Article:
Question and Answer Session with Lee Garner

This week’s installment of ‘Meet the Team’. Lee Garner gives us his tips on lure fishing for Perch, and why he likes the Pro-angler 12.

HCP = Hobie Centre Poole!

HCP – Lee, Welcome. Let’s start with an easy one. What species have you been targeting?

Lee – I have fished a lot for Perch over the past few years and to be honest I have probably concentrated on them too much. I was rewarded with a 5lb Perch a couple of years ago as a result though!

HCP – What have you been doing to catch them?

Lee – In 2017 my biggest of the year was 4.2lbs, and had a number of Perch in the 3lb bracket. With reference to what’s the best technique; I have caught big perch whilst jigging, drop shotting and on crankbaits.

HCP – So is there one technique that works best or better?

Lee – I would say there is no one technique that will do it, you just need to find them and give them what they want..

HCP – Okay, treat me as a beginner…

Lee – That’s not hard…

HCP – Oi! Alright I’ll rephrase that, what style would you teach a complete novice?

Lee – Personally I would start with jigging. Jigging is a very good search bait, which allows you to quickly cover the water. If I am fishing my local river or canal I use soft plastic shads, such as a Zman 2.5” to 3” SlimZ (Z-Man Fishing Products) on a jig head or weedless set-up. You can hop the shad along the bottom and vary the speed until you have worked out how they want it. Only once I have found them I would generally experiment with slower presentations to try and entice the bigger Perch.

HCP – Big bait for big Perch?

Lee – No, not really. Picking the bigger fish out of a shoal could mean going smaller or bigger, you have to just experiment and find what suits that particular fish. Try experimenting with a Zman TRD and working it slowly on the bottom. This has made a difference for me and has picked out the larger perch in the past.

HCP – What is a Zman TRD?

Lee – They are floating stick baits that have no real action other than what you impart, but they work with devastating effect. Nudging the bait along the bottom slowly, gives the perch plenty of opportunity to smash it!
When lure fishing it’s important to have the right tackle it’s not just the lures.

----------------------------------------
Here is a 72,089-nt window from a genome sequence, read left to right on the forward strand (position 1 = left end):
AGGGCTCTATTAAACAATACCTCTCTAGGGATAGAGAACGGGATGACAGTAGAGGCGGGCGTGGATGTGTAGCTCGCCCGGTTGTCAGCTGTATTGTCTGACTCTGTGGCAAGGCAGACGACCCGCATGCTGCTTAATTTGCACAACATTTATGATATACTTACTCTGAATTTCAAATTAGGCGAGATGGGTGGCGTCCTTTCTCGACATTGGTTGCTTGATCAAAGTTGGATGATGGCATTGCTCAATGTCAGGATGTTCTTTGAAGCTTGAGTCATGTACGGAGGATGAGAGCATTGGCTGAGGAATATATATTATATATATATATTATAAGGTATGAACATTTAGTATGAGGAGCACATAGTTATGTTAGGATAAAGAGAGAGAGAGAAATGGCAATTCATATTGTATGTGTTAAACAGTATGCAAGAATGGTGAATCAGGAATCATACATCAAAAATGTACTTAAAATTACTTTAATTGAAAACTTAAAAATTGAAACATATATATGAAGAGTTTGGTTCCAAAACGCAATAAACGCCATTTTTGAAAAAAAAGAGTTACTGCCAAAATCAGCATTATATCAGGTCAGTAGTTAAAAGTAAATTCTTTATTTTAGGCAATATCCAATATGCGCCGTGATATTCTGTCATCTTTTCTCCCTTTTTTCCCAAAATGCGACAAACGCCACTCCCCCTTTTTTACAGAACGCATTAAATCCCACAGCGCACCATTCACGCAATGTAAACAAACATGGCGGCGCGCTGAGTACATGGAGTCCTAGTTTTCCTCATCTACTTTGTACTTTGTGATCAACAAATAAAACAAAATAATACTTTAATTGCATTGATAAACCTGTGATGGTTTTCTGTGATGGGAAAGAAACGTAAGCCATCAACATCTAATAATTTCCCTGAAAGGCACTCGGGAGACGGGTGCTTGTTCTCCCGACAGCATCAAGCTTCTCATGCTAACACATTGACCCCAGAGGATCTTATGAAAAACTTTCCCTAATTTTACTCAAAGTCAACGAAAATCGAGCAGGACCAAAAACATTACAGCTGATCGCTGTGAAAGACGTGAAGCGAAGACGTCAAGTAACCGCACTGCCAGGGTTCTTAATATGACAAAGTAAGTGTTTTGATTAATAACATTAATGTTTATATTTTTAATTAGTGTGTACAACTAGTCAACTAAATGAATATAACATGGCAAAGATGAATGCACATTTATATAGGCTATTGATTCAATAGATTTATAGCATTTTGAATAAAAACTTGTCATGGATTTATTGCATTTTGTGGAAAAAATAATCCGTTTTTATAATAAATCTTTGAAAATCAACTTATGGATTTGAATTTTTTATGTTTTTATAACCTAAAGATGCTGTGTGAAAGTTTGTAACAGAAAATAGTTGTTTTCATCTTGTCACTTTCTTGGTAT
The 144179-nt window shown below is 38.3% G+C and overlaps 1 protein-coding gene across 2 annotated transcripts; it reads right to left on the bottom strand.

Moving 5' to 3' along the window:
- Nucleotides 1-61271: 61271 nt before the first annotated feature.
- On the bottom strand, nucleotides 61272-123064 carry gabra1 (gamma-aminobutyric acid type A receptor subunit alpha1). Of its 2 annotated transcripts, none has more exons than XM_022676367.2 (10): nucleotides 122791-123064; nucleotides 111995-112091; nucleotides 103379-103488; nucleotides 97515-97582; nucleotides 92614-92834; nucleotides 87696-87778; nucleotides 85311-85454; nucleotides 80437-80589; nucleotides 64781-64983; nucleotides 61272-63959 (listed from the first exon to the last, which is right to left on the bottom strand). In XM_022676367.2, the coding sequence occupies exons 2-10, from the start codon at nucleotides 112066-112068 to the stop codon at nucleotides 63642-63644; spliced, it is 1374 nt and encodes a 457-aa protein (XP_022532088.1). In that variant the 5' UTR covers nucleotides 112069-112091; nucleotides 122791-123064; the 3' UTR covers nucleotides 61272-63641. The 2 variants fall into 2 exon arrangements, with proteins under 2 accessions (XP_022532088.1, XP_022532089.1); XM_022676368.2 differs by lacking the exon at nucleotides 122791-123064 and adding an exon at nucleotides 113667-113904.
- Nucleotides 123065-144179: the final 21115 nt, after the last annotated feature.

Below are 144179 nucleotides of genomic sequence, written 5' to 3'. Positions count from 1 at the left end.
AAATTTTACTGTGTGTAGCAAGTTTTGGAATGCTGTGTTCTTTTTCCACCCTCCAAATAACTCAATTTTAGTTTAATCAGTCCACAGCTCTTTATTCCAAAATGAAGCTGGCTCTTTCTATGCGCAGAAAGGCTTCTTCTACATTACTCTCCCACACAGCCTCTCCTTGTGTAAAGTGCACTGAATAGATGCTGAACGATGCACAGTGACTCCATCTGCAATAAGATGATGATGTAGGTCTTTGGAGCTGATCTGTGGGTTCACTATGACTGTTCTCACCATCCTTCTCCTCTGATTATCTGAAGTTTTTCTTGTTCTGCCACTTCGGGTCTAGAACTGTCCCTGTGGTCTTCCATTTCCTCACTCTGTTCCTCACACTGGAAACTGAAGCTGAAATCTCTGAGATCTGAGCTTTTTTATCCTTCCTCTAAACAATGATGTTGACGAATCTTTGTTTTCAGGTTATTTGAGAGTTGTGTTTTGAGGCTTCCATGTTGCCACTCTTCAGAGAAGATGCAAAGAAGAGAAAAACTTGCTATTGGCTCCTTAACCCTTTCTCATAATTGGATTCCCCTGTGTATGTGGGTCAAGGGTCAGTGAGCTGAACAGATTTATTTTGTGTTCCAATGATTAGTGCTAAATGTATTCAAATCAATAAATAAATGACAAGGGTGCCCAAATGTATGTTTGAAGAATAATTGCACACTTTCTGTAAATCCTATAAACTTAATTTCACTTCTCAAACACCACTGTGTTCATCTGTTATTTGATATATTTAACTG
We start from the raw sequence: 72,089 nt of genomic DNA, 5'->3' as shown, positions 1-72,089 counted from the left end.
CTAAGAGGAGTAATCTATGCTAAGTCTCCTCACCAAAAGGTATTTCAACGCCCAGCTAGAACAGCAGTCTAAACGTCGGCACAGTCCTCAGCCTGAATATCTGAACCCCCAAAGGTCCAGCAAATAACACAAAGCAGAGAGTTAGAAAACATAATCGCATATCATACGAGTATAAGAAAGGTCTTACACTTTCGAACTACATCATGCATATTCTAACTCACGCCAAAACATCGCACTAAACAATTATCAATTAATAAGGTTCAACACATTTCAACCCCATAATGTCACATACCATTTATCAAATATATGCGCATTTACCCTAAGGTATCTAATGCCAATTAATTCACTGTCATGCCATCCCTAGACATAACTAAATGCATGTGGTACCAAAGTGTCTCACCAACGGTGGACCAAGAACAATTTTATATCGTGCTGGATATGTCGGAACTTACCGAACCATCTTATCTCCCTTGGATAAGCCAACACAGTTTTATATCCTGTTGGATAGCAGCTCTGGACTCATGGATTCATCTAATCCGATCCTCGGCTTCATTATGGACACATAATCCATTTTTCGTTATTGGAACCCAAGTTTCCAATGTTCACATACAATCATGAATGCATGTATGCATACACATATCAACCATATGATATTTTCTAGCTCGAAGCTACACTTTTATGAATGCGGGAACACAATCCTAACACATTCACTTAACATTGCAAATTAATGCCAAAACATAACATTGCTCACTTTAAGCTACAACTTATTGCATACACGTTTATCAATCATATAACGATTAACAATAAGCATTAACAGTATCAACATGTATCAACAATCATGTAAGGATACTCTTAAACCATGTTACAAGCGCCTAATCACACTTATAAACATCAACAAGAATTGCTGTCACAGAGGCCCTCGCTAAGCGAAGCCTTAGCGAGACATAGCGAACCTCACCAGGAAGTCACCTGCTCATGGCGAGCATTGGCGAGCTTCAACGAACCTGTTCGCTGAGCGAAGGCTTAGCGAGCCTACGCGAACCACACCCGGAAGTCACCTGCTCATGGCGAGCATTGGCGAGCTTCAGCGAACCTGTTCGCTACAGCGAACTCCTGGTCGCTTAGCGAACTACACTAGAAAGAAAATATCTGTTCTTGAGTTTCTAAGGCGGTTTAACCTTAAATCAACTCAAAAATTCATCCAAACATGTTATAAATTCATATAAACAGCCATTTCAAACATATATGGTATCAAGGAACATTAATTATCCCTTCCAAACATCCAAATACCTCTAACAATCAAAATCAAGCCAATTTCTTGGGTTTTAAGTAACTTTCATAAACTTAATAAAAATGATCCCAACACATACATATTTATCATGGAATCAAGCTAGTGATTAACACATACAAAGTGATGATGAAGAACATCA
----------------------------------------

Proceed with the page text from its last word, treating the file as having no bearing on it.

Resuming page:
HCP – Lets move away from lures and look at your go to the rod.

Lee – I use St.Croix Rods. They make exceptionally good rods, Lure Lounge distribute them in the UK (www.lurelounge.co.uk). I use a legend extreme 0.3 to 5 gram for 80% of my perch fishing and I have caught a lot of my perch on it.

HCP – I have been looking at one of those for myself! Apparently it’s the sensitivity?

Lee – Feeling the bites when lure fishing is essential, sometimes the bites are very delicate, I’ve experienced this from not only perch and zander but big pike too. Even pike have a soft side! So having the right rod that enables you to feel the bite and get the hook set.

HCP – What about your kayak? Tell us a little bit about that.

Lee – My Pro-Angler 12 THE kayak of all kayaks… Well that’s what I think! I love the space I have available and the stability, I’d be confident I could fit a baby cow on it comfortably.

HCP – I would really love to see that! Other than the capacity, what else?

Lee – This kayak can be but on my car roof on my own and launched on my own. I have the space for my rods, I usually take 4-5 different set-ups and I link up my fish finder unit next to my seat, with the wires hidden inside the kayak. You can get your kayak looking very tidy and organised. With the amount of storage space that it has you will not be left wanting with this killer kayak.

HCP – You are also into your street/bank fishing. What is the benefit of your kayak over being on the bank?

Lee – Being afloat gives me the advantage of fishing parts of the river that no one can get to on the bank. Plus I can fish the same swims, but pull my lure through in a different direction and present my bait in a different way. This can make a huge difference. I have a section of river where I can only access the big Perch via my kayak, as they are in a very specific place..

HCP – Want to tell us about this place?

Lee – Nope…

HCP – Damn it! Let us get back to lures, presentation and finesse. You joined us at the London Boat Show to share your knowledge and love of kayak anglering. We spoke about paddle tails and the ‘noise’ they make.

Lee – Yes, we discussed the subtleties of a couple of paddle tail shads that I use. There are two categories as far as I am concerned. Firstly you have the subtle gentle flickering of a skinny tail which is high RPM, but a tight and compact action. Then there is the ‘thumper’, a shorter, fatter section to the tail where it conveys a slower RPM but pushes a lot of water. Choosing the right action can make the difference. As a basic rule, if the fish are up for it, give them a thumper so they can locate quickly and smash it. Or if they are a little shy, give them a subtle flicker.

HCP – And lastly, what is in store for you for 2018?

Lee – Essentially more fishing… However I have an exciting venture for this season. I will be trying to get more people onto kayaks and therefore will be offering a kayak fishing experience. I’ve taken a few people out up to now, but will be ramping this up for next season and getting some more new comers onto the Hobie Kayak, plus getting a St Croix in their hands! Watch this space! You can find me on Facebook by searching for ‘The Kayak Fishing Guide’ or contact the guys at Hobie Centre who will put you in touch with me.

HCP – Sounds great Lee! I think I will join you for a session on the water.

 

These topics are brought to you by the Hobie Centre, Poole – Home of the Hobie UK fishing Team.

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